Magnets

Magnets allow students to display their artwork on the fridge at home for their families to see. This makes them as much a gift for the parents as they are for the students. Send the magnets home along with the printable found in this article for guardians to reference when talking to children about their art. Check out two DIY magnet gifts below you could make for your students.

magnets and artworks

1. Clothespin Magnets

Buy cute clothespins in bulk and then glue a magnet to the back. Now you have a simple, effective way for students to display their art on their fridges at home.

2. Student Art Magnets

If you already use Artsonia, magnets with student art on them are available for purchase. To make your own magnets, take pictures of students’ artwork and glue them to a magnet. Either way, students can use them to display their artwork on their fridges at home.

Tiny Jars

Tiny jars are perfect for filling with tiny gifts! Buy them in bulk or get them for free by asking for donations of baby food jars and removing the labels. Captivating the senses with tactile items like playdough or slime engages students in whole-brain learning. Fill your jars with these three homemade products.

jars with slime

1. Slime

While it may be the carpet’s ultimate foe, slime is too trendy to ignore. It’s also incredibly easy to make in large batches. Add texture by incorporating glitter or tiny foam balls. Here’s a simple slime recipe to consider.

2. Fluffy Slime

The only way to make slime even more fun—make it fluffy.

3. Glitter Playdough

Even older students—and co-workers—love to play with playdough. It makes for a great stress reliever. While it’s not expensive to buy pre-made, making your own still saves money when you have a whole lot of gift recipients. Whip up a batch when you’re ready to make your own playdough.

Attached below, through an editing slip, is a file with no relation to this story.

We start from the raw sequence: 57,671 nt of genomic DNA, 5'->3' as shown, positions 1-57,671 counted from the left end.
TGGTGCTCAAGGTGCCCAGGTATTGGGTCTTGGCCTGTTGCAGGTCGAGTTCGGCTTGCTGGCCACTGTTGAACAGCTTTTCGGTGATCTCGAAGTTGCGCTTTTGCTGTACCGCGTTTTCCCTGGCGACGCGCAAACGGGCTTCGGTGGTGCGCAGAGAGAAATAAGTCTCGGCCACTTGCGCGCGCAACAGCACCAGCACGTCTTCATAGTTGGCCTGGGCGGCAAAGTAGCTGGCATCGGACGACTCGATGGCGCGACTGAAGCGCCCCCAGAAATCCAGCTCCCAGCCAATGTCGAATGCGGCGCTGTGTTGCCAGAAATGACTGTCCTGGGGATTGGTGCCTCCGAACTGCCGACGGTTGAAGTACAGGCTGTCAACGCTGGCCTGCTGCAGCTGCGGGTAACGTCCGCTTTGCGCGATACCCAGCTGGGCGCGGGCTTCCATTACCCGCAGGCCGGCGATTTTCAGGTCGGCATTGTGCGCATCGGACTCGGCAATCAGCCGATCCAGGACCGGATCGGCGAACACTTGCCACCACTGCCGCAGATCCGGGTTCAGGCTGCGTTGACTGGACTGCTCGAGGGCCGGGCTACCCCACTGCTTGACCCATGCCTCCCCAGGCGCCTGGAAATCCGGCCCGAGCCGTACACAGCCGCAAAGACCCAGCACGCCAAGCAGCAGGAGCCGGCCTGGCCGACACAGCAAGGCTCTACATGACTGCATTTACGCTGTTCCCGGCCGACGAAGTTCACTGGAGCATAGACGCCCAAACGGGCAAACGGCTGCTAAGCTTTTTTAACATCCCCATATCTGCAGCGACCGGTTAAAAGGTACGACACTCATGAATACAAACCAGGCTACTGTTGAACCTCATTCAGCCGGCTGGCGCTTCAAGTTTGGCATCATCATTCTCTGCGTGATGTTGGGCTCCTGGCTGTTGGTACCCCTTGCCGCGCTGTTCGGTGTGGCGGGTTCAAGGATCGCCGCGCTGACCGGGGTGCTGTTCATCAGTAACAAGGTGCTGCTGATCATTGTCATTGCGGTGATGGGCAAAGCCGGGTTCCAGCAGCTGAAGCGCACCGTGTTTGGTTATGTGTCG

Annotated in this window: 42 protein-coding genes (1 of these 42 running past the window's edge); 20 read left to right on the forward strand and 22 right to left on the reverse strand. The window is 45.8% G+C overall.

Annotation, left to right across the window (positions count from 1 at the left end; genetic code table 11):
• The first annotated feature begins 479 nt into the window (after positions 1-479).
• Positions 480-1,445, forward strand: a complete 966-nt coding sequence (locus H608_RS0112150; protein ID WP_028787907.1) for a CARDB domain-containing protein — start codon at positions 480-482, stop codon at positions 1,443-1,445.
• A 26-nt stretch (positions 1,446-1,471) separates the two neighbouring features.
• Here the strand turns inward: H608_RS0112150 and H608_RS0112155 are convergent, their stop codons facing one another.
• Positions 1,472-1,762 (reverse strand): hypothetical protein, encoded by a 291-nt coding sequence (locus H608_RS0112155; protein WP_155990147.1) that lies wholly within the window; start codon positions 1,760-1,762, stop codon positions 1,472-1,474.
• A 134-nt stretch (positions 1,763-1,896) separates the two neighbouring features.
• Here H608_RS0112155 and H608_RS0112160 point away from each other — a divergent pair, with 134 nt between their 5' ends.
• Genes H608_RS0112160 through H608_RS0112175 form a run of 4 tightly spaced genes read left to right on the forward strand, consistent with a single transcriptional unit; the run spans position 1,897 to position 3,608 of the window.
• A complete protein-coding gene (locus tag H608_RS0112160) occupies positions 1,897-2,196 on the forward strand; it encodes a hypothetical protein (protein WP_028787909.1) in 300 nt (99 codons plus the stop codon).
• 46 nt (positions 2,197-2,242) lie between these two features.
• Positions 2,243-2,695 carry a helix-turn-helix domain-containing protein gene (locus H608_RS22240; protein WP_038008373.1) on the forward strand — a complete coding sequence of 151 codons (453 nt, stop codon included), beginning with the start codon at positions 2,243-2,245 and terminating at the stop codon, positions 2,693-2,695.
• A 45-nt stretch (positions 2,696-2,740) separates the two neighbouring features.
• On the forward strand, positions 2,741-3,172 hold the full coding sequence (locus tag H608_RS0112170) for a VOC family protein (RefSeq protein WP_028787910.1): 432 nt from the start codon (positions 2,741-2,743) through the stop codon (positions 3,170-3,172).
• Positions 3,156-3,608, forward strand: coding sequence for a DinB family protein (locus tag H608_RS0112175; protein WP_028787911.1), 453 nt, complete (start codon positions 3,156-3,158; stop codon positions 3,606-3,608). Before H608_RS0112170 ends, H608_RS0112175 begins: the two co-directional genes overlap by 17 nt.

Paper

Paper is inexpensive to buy in bulk, making it a wonderful option for producing a large number of gifts. Utilize these three ideas to elevate paper into the perfect gifts for your students.

cards and envelopes

1. Origami Cards

Use stationary paper to easily make personalized cards in bulk. Fold the paper into an envelope and write a note on the inside. It’s a quick way to let your students know you appreciate their unique characteristics. To save even more time, print a generic message on the blank side of the paper and personalize it after you print it. If you’re up for it, fold the cards into a more ornate design, like an origami star or animal.

2. Candy Cards 

This simple technique takes hardly any time at all. First, print a cute winter image on cardstock. Make a couple of slits in the paper and slide in a sucker—you’ve got yourself an adorable candy card.

3. Die Cuts

It’s not a cheap option if you don’t already have access to a die-cut machine, but die-cutting does make it easy to make cute, original cards in bulk. You can even use free color swatch cards from the hardware store to vary the colors and cut the cost of the project even further.

It’s a tall task to craft presents for every single student or coworker. But even small gifts remind them how much you care. There are ways to make bulk gift-making easier without losing your time (or sanity). Stamps, snow globes, paper, molds, jars, and magnets simplify the process while still making large quantities of unique gifts. No matter how small the present, the recipient will know it means you are thinking of them. Try one of the gift-making ideas above to make a world of difference in your classroom climate and student relationships or staff morale!

What gifts have you made for your students or colleagues?

What other tips, tricks, or hacks do you have to make gifts in bulk?

Magazine articles and podcasts are opinions of professional education contributors and do not necessarily represent the position of the Art of Education University (AOEU) or its academic offerings. Contributors use terms in the way they are most often talked about in the scope of their educational experiences.

ABOUT THE AUTHOR

Chelsea Solano

Chelsea Solano, a secondary art educator, is a current AOEU Writer. She is passionate about choice-based art education, fiber arts, and amplifying students’ voices in the classroom.